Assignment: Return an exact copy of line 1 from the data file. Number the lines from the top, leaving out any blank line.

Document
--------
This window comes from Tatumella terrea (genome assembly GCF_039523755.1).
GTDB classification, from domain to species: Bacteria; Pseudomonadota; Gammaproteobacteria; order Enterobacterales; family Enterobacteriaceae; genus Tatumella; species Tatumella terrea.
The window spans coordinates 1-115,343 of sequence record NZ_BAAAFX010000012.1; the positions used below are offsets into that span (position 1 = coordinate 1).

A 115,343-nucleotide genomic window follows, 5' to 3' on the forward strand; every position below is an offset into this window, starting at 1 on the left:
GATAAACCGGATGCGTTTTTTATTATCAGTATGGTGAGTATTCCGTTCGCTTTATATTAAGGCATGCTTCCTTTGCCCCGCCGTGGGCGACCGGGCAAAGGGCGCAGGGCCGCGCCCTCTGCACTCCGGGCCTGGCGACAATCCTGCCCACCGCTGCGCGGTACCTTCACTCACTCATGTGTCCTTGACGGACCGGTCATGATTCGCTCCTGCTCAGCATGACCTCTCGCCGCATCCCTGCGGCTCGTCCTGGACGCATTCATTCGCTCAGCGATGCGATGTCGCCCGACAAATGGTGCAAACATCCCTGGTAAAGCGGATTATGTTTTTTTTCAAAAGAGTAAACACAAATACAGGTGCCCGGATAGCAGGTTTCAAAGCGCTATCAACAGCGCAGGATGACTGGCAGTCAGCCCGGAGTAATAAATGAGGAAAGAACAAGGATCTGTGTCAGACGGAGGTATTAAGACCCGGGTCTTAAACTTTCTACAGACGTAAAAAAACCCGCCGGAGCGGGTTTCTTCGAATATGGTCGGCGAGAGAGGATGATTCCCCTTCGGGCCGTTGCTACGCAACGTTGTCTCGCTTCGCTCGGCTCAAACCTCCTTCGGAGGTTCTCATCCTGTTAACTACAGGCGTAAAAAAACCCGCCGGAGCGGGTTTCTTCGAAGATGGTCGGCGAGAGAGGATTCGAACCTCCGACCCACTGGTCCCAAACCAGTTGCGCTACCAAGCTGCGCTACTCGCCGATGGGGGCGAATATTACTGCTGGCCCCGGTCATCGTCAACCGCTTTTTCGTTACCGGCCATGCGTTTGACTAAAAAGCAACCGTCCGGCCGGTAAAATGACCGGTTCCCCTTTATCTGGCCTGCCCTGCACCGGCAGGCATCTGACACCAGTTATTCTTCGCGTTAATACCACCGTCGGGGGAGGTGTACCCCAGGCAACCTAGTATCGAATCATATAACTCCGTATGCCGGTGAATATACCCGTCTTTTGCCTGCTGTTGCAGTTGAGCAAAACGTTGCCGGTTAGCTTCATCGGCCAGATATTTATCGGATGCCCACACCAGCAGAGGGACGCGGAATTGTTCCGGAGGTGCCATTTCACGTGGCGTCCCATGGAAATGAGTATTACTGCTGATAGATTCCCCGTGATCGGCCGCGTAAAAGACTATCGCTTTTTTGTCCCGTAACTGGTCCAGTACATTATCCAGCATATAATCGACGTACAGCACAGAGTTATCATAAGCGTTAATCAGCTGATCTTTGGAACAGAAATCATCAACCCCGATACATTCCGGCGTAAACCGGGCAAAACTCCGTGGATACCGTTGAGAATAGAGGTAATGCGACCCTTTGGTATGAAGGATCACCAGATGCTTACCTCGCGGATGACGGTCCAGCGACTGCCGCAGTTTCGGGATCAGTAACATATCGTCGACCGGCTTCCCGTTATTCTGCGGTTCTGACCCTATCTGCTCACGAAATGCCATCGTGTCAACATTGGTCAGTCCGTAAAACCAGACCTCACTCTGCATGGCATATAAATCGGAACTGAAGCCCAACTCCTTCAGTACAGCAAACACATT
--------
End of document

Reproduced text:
This window comes from Tatumella terrea (genome assembly GCF_039523755.1).